ISDA digitises master agreement with Linklaters advising, as fallbacks take effect

The International Swaps and Derivatives Association’s new fallbacks for Ibor-linked derivatives have come into effect, days after the body announced the digitisation of a key derivatives document.

The fallbacks came into effect on 25 January, in line with the schedule ISDA outlined when it published its fallbacks protocol in October.

They will now be incorporated into all new derivatives contracts that reference ISDA’s standard interest rate definitions.

They will also be included in legacy non-cleared derivatives if the counterparties have bilaterally agreed to include them or both have adhered to the Ibor Fallbacks Protocol.

The fallbacks for particular currencies will apply after the permanent cessation of the Ibor in that currency. For derivatives that reference Libor, the fallbacks in the relevant currency will apply following a determination by the UK’s Financial Conduct Authority that Libor in said currency is no longer representative of its underlying market.

The protocol is the product of nearly four years’ work by ISDA, collaborating with numerous regulators and the financial industry.

Its chief executive Scott O’Malia said the fallbacks came into effect after a “successful protocol adherence process in which thousands of buy- and sell-side firms across the globe adhered to the protocol.”

“Having a fallback based on a clear, consistent and transparent methodology will significantly reduce the risk of market disruption if a key Ibor ceases to exist or Libor is deemed to be non-representative before transition efforts are complete,” he said. 

ISDA said that over 12,000 entities across nearly 80 jurisdictions have so far adhered to the protocol, which it will keep open for adherence.

ISDA agreement goes digital

ISDA also announced it would digitise two key derivatives contract documents in a press release on 22 January.

The ISDA 2002 Master Agreement and 1992 Master Agreement for multi-currency and cross-border transactions have both been made available online.

The digitised versions enable market participants to negotiate various provisions of the agreement online in real-time, and to electronically capture key legal data for risk management.

ISDA says obtaining legal data in a “consistent form” will enable firms to quickly identify the relationships and provisions affected by market events or regulatory changes without needing to “rummage through paper documents and PDFs”.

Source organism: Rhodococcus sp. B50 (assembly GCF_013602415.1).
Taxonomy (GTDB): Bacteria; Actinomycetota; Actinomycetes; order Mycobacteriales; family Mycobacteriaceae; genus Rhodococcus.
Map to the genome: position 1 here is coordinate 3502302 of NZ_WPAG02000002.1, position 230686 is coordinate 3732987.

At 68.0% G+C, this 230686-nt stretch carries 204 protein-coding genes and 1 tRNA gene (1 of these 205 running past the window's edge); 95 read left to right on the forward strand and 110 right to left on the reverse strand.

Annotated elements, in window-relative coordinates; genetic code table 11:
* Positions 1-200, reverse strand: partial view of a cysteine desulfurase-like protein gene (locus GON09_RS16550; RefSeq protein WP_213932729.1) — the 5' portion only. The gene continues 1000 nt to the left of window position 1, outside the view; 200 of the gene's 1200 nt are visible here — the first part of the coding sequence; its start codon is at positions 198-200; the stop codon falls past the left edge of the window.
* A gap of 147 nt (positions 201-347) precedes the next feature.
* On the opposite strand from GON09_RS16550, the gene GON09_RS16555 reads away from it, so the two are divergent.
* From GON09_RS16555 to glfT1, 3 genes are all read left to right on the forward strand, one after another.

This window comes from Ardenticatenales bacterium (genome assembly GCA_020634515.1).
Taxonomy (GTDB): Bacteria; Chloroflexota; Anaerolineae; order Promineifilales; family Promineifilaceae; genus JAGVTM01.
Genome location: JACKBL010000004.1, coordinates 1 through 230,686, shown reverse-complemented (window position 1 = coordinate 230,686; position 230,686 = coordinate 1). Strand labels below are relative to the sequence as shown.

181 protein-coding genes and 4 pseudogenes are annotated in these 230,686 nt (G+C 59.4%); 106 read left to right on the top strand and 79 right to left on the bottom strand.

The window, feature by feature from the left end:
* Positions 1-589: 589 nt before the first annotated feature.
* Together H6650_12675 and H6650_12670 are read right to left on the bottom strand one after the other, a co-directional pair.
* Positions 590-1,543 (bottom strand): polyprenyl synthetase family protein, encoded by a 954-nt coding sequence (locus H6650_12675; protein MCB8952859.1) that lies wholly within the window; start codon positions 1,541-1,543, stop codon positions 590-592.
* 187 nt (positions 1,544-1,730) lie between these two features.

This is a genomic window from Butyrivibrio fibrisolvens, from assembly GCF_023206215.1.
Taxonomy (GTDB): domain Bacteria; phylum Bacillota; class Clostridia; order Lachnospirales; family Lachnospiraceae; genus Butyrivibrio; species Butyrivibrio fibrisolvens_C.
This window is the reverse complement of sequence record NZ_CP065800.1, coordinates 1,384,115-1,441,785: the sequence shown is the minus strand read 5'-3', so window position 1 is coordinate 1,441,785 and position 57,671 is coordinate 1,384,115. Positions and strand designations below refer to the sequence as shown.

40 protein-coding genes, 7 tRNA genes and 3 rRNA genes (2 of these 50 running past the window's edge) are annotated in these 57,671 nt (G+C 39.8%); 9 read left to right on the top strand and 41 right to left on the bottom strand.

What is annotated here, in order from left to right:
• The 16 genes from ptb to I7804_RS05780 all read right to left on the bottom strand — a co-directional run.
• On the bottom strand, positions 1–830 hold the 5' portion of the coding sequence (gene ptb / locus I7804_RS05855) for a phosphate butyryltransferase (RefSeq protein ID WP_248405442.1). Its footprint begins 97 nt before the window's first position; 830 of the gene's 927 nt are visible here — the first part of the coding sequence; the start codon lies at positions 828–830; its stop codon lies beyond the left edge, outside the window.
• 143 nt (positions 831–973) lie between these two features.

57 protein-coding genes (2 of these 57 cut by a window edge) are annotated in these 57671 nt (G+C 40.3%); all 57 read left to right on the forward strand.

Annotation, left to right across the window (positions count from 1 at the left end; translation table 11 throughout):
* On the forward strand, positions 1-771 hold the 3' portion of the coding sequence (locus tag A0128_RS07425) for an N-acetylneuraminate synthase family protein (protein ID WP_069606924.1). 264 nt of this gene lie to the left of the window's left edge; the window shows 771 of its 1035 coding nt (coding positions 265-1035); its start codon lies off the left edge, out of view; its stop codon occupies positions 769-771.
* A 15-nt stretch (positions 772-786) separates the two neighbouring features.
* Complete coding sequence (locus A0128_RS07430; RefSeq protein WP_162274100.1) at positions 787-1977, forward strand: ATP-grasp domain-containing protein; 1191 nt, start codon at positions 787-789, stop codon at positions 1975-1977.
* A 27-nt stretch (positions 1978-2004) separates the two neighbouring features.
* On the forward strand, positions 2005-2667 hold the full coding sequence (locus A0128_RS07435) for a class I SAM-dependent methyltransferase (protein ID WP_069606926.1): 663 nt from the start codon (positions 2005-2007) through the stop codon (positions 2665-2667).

It also says the platform will make the negotiation process “far more transparent and efficient and less time-consuming” and that it could result in attractive resource and cost savings.

The Master Agreement is the most commonly used master service agreement for over-the-counter derivatives transactions internationally. It is available on the ISDA Create platform, an online solution built by Linklaters’ internal technology start-up Nakhoda.

ISDA retained Linklaters, led by New York partner Douglas Donahue, to advise it on the  digitisation.

The body says the electronic agreement providing firms with a “single, golden source of digital data” is the most significant aspect of the launch.

“Using ISDA Create will bring complete, real-time transparency to the negotiation process and enable relationship data to be shared accurately and consistently across the organization, including with sales and trading, credit and risk and operations departments,” ISDA said in its press release.  

It has also added its Clause Library to the platform, a drafting tool that promotes greater standardisation of language within ISDA documentation.

Donohue said the launch of the digital agreement with the embedded Clause Library “illustrates the opportunity we have to continue to transform our industry through technology”.

“The Clause Library work undertaken to collect, deconstruct, categorise and tag the industry’s most commonly used clauses produced a very useful and detailed paper version of [it]. However, it’s the implementation of the Clause Library in the digitisted agreement where the Clause Library comes alive and brings the opportunity technology presents into clear focus,” he said.

ISDA Create was also expanded last year to incorporate other documents, including a bilateral template package for interest rate reform to help with the transition away from Libor to risk-free rates.

In its press release, ISDA said the inclusion of the agreement on ISDA Create was part of a broader initiative to standardise and digitise its definitions and legal documentation, and to enable that data to “flow directly through to trading, operational and risk management systems in a consistent way”.

Counsel to ISDA

  • Linklaters

Partner Douglas Donahue and senior attorney Heather Smith with associates Kate Andrews and Hannah Patterson in New York

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